The Owner of the Sea by British poet Richard Price (Carcanet Press) is a fascinating retelling of three Inuit stories. It’s not a translation of those stories. The poet based his version on folk stories told by elders and tales by the Danish explorer Knud Rasmussen.
The poet himself, and fellow poet and arctic researcher Nancy Campbell are quick to point out the differences between the Inuit experience and our current sensibilities. In the book itself, however, we find no real attempt to make these stories more palatable to us. Shapeshifting seal hunters who wantonly go about murdering or casting aside sexual partners––especially when they have been unfaithful—well, an explanation would be nice, although what good would it do? No, not because it’s not entertaining, as some of the stories––and also the poems spinning off from them—hold the attention with ease. My question was rather why an obviously conscious choice has been made by the poet to present these tales in new poetic form, without adding any women-friendliness or sanitizing some scatological parts.
Here and there, lyrical bits have been introduced though. There might also be some new ramblings about moral issues, such as in the poem “Questions.” New plotlines can be found in the poem of the fox-woman who cries so much that her tears and snot freeze fast into a stalactite. How her husband Kiviuq unfreezes her from this “jail bar and pinion,” well, let’s not spoil that gem.
On the whole the book is refreshingly without judgment of the Inuit’s customs and mores. We can only appreciate that their ancient oral traditions are brought to a new readership in an interesting loose narrative thread, which is also a feature of the original stories, but in poetic form it’s intensified. The poet calls it filmic “serial minimalism,” and it can just as easily flow backwards, or stop in the middle of nowhere.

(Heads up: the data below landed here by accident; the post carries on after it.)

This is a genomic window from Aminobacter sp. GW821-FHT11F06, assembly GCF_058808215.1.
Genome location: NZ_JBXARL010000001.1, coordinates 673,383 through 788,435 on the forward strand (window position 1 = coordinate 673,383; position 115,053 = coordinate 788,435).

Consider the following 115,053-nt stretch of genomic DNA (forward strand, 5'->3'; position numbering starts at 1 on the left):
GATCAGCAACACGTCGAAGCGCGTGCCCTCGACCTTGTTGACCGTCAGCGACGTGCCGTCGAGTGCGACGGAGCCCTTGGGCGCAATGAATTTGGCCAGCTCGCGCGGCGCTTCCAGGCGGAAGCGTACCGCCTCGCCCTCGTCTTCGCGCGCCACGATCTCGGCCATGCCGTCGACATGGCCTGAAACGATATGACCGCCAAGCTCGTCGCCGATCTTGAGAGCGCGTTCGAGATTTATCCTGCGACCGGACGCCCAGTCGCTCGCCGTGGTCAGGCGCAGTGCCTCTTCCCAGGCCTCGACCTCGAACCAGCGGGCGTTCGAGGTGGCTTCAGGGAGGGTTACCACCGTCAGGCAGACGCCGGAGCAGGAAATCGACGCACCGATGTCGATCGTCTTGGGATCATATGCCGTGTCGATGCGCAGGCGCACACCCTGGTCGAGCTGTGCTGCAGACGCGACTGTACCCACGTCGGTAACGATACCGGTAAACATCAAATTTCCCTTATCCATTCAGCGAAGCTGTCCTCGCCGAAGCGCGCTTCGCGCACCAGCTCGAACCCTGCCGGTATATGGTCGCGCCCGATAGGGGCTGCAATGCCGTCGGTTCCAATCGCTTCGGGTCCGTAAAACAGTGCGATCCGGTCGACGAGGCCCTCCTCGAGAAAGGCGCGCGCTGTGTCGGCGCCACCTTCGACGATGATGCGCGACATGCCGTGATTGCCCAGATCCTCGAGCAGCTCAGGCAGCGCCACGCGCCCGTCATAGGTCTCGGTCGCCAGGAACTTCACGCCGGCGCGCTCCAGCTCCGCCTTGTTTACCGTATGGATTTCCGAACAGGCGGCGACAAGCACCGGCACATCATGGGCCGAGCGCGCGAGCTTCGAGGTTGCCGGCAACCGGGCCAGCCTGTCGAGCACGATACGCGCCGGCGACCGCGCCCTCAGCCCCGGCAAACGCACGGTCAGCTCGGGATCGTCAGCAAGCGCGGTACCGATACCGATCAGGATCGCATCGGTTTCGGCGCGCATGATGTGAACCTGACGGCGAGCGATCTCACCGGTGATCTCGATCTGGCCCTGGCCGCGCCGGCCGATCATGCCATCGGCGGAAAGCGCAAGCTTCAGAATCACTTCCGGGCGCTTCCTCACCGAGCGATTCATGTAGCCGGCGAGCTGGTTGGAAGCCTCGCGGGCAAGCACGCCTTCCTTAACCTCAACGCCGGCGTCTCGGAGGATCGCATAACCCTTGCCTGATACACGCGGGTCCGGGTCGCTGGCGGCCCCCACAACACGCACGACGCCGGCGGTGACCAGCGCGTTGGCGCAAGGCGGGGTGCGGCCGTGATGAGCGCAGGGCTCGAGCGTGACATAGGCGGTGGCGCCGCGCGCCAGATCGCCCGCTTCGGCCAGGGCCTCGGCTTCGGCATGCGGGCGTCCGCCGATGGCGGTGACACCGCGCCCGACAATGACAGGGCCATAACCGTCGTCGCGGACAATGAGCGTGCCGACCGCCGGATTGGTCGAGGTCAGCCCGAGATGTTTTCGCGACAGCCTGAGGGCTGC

I am my own bait.
I am a seal walking through the settlement.
Campbell’s afterword finds a solution to bringing these stories closer to us by contextualizing the Inuit stories into the imperiled Arctic seas that are being exploited by industry and human greed. By directing the focus onto asking who the owner of the sea is, she states the poignantly obvious that it is not the Inuit anymore. However, it’s doubtful that they ever were owners of their strip of the Arctic, even while they didn’t meet anybody from other lands. As their stories, and the poems in The Owner of the Sea, demonstrate, they had plenty of enemies amongst themselves. Also, with the sea and ice around and the constant preoccupation about hunting and feeding themselves, they were well aware of their dependence on the bounty of the ocean, and not the other way around.
The environmental issue, therefore, doesn’t seem to be the main preoccupation of the poet. The opening poem of The Owner of the Sea firmly takes the reader out of current affairs to the realm of myth in personifying the Owner as a sort of goddess with many names, all metaphorical. The themes are set, this is a book about language and its ability to construct a world, rather than about newspaper subjects concerned about the loss of habitats.